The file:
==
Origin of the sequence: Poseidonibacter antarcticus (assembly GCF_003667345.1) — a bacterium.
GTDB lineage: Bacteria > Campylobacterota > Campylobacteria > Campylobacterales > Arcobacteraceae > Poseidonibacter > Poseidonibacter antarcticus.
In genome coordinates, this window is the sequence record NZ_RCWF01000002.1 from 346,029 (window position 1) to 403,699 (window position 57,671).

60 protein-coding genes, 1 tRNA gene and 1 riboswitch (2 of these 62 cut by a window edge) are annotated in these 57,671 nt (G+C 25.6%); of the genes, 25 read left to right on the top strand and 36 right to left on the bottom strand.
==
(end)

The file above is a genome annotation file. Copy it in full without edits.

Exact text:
Origin of the sequence: Poseidonibacter antarcticus (assembly GCF_003667345.1) — a bacterium.
GTDB lineage: Bacteria > Campylobacterota > Campylobacteria > Campylobacterales > Arcobacteraceae > Poseidonibacter > Poseidonibacter antarcticus.
In genome coordinates, this window is the sequence record NZ_RCWF01000002.1 from 346,029 (window position 1) to 403,699 (window position 57,671).

60 protein-coding genes, 1 tRNA gene and 1 riboswitch (2 of these 62 cut by a window edge) are annotated in these 57,671 nt (G+C 25.6%); of the genes, 25 read left to right on the top strand and 36 right to left on the bottom strand.